J&J announces $5 billion share buyback after shares extend losses
(Reuters) - Johnson & Johnson announced a stock repurchase of up to $5 billion on Monday, following Friday's Reuters report that the healthcare conglomerate knew for decades that its Baby Powder contained cancer-causing asbestos, which wiped off about $40 billion from the company's market capitalisation. Shares of the company closed down 3 percent on Monday, extending a 10 percent fall on Friday after the report was published.
(Reuters) - Johnson & Johnson
Shares of the company closed down 3 percent on Monday, extending a 10 percent fall on Friday after the report was published.
They were up about 1 percent in aftermarket trading following the announcement of the buyback. The repurchase plan has no time limit and may be suspended for periods or discontinued at any time, the company said in a statement.
Johnson & Johnson knew about the presence of small amounts of asbestos in its products as early as 1971, a Reuters examination of company memos, internal reports and other confidential documents showed.
In response to the report, the company said on Friday "any suggestion that Johnson & Johnson knew or hid information about the safety of talc is false."
On Monday, J&J took out a full-page ad in the New York Times titled "Science. Not Sensationalism," saying it has scientific evidence its talc is safe and beneficial to use. "If we had any reasons to believe our talc was unsafe, it would be off our shelves," the ad said.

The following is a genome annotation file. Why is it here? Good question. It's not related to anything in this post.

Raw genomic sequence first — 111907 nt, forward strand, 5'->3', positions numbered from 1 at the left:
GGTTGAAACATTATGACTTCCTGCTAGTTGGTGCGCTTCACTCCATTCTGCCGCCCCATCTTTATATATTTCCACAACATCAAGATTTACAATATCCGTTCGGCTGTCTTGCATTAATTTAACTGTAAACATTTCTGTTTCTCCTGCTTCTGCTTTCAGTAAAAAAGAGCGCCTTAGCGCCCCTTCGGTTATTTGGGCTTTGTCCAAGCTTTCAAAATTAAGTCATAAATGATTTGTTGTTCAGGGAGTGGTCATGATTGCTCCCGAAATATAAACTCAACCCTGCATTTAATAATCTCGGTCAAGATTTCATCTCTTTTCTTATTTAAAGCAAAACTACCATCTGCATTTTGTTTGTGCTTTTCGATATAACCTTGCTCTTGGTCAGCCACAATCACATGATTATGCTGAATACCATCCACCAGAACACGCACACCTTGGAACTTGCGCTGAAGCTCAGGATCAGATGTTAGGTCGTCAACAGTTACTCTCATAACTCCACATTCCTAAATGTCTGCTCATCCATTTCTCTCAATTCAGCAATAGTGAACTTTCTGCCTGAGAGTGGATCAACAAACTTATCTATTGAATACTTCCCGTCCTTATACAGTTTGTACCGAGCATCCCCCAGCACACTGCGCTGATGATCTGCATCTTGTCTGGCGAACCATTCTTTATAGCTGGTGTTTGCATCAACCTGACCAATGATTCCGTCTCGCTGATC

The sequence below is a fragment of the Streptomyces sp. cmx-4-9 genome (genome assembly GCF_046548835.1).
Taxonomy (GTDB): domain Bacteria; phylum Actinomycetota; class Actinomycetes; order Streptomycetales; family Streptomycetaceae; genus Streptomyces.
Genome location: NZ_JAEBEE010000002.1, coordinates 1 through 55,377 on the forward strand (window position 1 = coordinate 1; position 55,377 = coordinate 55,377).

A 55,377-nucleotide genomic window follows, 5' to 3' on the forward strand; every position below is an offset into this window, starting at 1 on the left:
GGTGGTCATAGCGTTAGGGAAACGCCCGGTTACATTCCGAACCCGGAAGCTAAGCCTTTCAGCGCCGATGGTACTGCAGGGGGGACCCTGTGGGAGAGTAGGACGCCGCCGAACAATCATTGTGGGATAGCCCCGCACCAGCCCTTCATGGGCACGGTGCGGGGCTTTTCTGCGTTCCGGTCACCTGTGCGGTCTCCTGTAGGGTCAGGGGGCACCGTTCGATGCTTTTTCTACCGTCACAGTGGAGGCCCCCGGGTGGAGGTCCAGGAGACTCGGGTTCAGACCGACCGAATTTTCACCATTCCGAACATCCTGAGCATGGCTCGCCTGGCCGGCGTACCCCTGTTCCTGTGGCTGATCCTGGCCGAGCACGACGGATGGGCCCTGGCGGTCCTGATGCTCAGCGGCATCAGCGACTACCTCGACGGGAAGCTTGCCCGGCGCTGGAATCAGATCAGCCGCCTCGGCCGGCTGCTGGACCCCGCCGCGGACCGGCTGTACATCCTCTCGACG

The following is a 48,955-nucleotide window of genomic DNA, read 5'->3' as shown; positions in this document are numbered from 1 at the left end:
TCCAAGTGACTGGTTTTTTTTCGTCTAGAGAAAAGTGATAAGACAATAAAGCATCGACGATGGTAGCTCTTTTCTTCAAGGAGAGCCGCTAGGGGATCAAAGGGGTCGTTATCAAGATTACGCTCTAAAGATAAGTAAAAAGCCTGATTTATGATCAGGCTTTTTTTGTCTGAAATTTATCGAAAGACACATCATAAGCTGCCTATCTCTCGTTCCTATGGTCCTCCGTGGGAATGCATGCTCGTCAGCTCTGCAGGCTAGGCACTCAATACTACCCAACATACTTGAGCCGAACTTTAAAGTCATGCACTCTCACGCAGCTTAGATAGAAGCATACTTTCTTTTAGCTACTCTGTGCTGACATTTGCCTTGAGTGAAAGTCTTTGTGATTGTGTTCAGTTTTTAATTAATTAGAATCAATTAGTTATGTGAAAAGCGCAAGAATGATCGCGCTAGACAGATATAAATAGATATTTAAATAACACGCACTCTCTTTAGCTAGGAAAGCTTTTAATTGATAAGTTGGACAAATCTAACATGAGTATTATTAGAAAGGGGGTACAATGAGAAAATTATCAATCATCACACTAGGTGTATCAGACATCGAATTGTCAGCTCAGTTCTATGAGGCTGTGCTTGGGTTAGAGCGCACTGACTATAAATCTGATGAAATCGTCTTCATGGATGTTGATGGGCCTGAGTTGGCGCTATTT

J&J Chief Executive Alex Gorsky, in his first public statement since the Reuters story was published, is scheduled to appear on CNBC at 6 p.m. EST (2300 GMT) on Monday.
While J&J has dominated the talc powder market for more than 100 years, the products contributed less than 0.5 percent of J&J's $76.5 billion revenue last year.
J&J shares were trading at $130.30 after closing at $129.14 on Monday.
(Reporting by Ankur Banerjee and Aakash Jagadeesh Babu in Bengaluru; editing by Nick Zieminski and Jonathan Oatis)
This story has not been edited by Firstpost staff and is generated by auto-feed.
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